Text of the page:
“It was hell,” says Lunsford, looking away for a moment. “For those three days, I could hear Jessie crying for me to come and get her. All I wanted to do was find my daughter and I couldn’t.”
On the fourth day, after passing the polygraph test, Lunsford knew it was too late. He didn’t hear Jessie’s voice anymore. There was only silence. It would linger for three weeks.
On March 18, Lunsford was being interviewed by the media in his parents’ driveway. He watched as the police drove up to the mobile home across the street and began putting up yellow crime scene tape around the property.
Trying to hold his breaking heart together, he went inside and told his parents that the end was near. Jessie had been found.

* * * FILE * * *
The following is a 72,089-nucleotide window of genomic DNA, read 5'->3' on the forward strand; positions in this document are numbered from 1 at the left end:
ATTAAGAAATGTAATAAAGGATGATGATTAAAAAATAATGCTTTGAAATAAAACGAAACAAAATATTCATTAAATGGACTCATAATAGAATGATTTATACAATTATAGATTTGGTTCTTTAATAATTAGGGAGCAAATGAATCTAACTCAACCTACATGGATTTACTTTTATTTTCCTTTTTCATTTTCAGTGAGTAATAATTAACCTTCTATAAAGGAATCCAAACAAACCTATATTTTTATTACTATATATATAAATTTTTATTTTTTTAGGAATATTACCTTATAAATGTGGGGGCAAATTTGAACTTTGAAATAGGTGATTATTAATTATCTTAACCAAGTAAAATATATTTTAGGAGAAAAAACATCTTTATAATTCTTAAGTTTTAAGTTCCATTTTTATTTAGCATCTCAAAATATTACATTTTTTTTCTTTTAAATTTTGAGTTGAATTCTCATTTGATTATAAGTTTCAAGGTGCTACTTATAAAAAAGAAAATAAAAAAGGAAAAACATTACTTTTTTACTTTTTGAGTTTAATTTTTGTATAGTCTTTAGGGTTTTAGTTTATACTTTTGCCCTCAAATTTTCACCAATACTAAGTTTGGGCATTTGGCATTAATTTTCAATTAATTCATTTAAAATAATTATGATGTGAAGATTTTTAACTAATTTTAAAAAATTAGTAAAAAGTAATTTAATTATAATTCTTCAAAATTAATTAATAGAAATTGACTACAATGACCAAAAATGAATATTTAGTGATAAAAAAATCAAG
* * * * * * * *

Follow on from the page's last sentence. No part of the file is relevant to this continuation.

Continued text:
In the early morning hours of March 19, Jessie’s body was found buried in a garbage bag. With her was the small, stuffed purple dolphin her father had won for her at the state fair the weekend before she disappeared. Cause of death was ruled as suffocation.
An anonymous tip had led police to John Evander Couey, a registered sex offender who had been living with his half-sister and her roommates in the mobile home across the street from the Lunsfords. The police had spoken to the people who lived in the mobile home briefly during the first days of the search. But at the time, they weren’t aware that Couey, who stayed in his bedroom, was living there. Couey had fallen through the proverbial cracks in the system. When they came back to question him weeks later, he was gone. Another tip said family members had bought Couey a bus ticket to Georgia. Now officially an absconder, a sex offender who doesn’t notify authorities of leaving the state, Couey was arrested in Augusta, Georgia.